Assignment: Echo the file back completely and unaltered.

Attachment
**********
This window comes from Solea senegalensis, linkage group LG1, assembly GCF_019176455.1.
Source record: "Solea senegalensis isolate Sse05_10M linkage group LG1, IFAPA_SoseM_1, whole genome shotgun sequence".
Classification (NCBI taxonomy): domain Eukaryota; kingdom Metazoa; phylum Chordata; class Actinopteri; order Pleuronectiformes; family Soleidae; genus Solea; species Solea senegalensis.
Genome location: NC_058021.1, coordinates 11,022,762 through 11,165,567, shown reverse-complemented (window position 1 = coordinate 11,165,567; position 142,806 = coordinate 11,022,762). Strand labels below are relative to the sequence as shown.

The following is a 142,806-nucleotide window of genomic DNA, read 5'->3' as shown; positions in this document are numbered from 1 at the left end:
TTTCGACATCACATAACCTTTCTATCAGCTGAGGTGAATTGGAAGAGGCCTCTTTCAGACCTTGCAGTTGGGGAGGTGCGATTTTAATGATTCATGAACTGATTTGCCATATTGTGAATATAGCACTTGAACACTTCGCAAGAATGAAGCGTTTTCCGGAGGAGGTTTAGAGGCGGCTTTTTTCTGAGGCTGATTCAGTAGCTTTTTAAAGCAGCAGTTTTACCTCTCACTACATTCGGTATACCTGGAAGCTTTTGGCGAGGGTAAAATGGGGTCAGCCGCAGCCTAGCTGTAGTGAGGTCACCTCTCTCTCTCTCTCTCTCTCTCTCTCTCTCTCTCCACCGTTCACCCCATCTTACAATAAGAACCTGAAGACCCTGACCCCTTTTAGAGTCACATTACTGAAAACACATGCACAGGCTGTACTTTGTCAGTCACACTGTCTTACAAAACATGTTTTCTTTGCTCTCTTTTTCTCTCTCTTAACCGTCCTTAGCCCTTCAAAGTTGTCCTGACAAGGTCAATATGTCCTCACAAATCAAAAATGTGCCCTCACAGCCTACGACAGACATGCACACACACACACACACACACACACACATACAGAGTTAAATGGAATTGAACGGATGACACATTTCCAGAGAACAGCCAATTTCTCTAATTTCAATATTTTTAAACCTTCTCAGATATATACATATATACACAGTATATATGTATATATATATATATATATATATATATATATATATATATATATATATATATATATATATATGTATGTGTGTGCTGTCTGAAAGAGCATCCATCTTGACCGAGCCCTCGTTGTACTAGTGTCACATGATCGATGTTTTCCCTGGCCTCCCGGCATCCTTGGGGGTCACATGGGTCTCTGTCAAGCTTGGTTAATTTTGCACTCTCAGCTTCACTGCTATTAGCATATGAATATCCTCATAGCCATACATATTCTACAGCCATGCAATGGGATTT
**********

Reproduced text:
This window comes from Solea senegalensis, linkage group LG1, assembly GCF_019176455.1.
Source record: "Solea senegalensis isolate Sse05_10M linkage group LG1, IFAPA_SoseM_1, whole genome shotgun sequence".
Classification (NCBI taxonomy): domain Eukaryota; kingdom Metazoa; phylum Chordata; class Actinopteri; order Pleuronectiformes; family Soleidae; genus Solea; species Solea senegalensis.
Genome location: NC_058021.1, coordinates 11,022,762 through 11,165,567, shown reverse-complemented (window position 1 = coordinate 11,165,567; position 142,806 = coordinate 11,022,762). Strand labels below are relative to the sequence as shown.

The following is a 142,806-nucleotide window of genomic DNA, read 5'->3' as shown; positions in this document are numbered from 1 at the left end:
TTTCGACATCACATAACCTTTCTATCAGCTGAGGTGAATTGGAAGAGGCCTCTTTCAGACCTTGCAGTTGGGGAGGTGCGATTTTAATGATTCATGAACTGATTTGCCATATTGTGAATATAGCACTTGAACACTTCGCAAGAATGAAGCGTTTTCCGGAGGAGGTTTAGAGGCGGCTTTTTTCTGAGGCTGATTCAGTAGCTTTTTAAAGCAGCAGTTTTACCTCTCACTACATTCGGTATACCTGGAAGCTTTTGGCGAGGGTAAAATGGGGTCAGCCGCAGCCTAGCTGTAGTGAGGTCACCTCTCTCTCTCTCTCTCTCTCTCTCTCTCTCTCTCCACCGTTCACCCCATCTTACAATAAGAACCTGAAGACCCTGACCCCTTTTAGAGTCACATTACTGAAAACACATGCACAGGCTGTACTTTGTCAGTCACACTGTCTTACAAAACATGTTTTCTTTGCTCTCTTTTTCTCTCTCTTAACCGTCCTTAGCCCTTCAAAGTTGTCCTGACAAGGTCAATATGTCCTCACAAATCAAAAATGTGCCCTCACAGCCTACGACAGACATGCACACACACACACACACACACACACACATACAGAGTTAAATGGAATTGAACGGATGACACATTTCCAGAGAACAGCCAATTTCTCTAATTTCAATATTTTTAAACCTTCTCAGATATATACATATATACACAGTATATATGTATATATATATATATATATATATATATATATATATATATATATATATATATATATATATATGTATGTGTGTGCTGTCTGAAAGAGCATCCATCTTGACCGAGCCCTCGTTGTACTAGTGTCACATGATCGATGTTTTCCCTGGCCTCCCGGCATCCTTGGGGGTCACATGGGTCTCTGTCAAGCTTGGTTAATTTTGCACTCTCAGCTTCACTGCTATTAGCATATGAATATCCTCATAGCCATACATATTCTACAGCCATGCAATGGGATTT